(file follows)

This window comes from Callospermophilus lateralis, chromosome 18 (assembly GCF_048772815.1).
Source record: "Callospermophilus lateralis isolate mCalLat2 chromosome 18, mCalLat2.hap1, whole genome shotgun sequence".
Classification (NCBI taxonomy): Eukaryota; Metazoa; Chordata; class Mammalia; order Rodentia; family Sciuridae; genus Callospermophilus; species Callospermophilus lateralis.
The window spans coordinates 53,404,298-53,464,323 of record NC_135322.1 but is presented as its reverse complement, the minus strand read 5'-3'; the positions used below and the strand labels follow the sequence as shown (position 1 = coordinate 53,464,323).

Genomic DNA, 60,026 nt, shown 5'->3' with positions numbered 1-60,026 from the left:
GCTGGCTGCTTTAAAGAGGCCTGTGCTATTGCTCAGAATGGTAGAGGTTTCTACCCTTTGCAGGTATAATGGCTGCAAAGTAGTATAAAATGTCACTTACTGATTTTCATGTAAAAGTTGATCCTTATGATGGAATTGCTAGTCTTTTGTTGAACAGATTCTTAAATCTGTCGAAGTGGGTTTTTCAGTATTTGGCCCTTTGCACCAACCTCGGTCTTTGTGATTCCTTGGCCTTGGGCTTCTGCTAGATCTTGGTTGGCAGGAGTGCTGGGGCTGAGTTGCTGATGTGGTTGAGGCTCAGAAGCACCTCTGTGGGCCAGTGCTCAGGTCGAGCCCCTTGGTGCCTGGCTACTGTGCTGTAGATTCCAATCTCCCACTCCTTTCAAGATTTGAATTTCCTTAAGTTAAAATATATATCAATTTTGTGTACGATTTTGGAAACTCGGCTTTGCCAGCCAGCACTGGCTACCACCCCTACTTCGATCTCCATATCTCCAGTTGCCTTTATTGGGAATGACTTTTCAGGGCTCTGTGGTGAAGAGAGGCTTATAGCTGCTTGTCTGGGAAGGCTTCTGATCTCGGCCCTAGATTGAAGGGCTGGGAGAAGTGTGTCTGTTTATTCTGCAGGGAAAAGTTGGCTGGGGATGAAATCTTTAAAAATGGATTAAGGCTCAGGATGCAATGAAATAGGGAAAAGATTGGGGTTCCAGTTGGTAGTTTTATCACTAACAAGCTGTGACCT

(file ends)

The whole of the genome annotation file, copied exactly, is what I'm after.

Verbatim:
This window comes from Callospermophilus lateralis, chromosome 18 (assembly GCF_048772815.1).
Source record: "Callospermophilus lateralis isolate mCalLat2 chromosome 18, mCalLat2.hap1, whole genome shotgun sequence".
Classification (NCBI taxonomy): Eukaryota; Metazoa; Chordata; class Mammalia; order Rodentia; family Sciuridae; genus Callospermophilus; species Callospermophilus lateralis.
The window spans coordinates 53,404,298-53,464,323 of record NC_135322.1 but is presented as its reverse complement, the minus strand read 5'-3'; the positions used below and the strand labels follow the sequence as shown (position 1 = coordinate 53,464,323).

Genomic DNA, 60,026 nt, shown 5'->3' with positions numbered 1-60,026 from the left:
GCTGGCTGCTTTAAAGAGGCCTGTGCTATTGCTCAGAATGGTAGAGGTTTCTACCCTTTGCAGGTATAATGGCTGCAAAGTAGTATAAAATGTCACTTACTGATTTTCATGTAAAAGTTGATCCTTATGATGGAATTGCTAGTCTTTTGTTGAACAGATTCTTAAATCTGTCGAAGTGGGTTTTTCAGTATTTGGCCCTTTGCACCAACCTCGGTCTTTGTGATTCCTTGGCCTTGGGCTTCTGCTAGATCTTGGTTGGCAGGAGTGCTGGGGCTGAGTTGCTGATGTGGTTGAGGCTCAGAAGCACCTCTGTGGGCCAGTGCTCAGGTCGAGCCCCTTGGTGCCTGGCTACTGTGCTGTAGATTCCAATCTCCCACTCCTTTCAAGATTTGAATTTCCTTAAGTTAAAATATATATCAATTTTGTGTACGATTTTGGAAACTCGGCTTTGCCAGCCAGCACTGGCTACCACCCCTACTTCGATCTCCATATCTCCAGTTGCCTTTATTGGGAATGACTTTTCAGGGCTCTGTGGTGAAGAGAGGCTTATAGCTGCTTGTCTGGGAAGGCTTCTGATCTCGGCCCTAGATTGAAGGGCTGGGAGAAGTGTGTCTGTTTATTCTGCAGGGAAAAGTTGGCTGGGGATGAAATCTTTAAAAATGGATTAAGGCTCAGGATGCAATGAAATAGGGAAAAGATTGGGGTTCCAGTTGGTAGTTTTATCACTAACAAGCTGTGACCT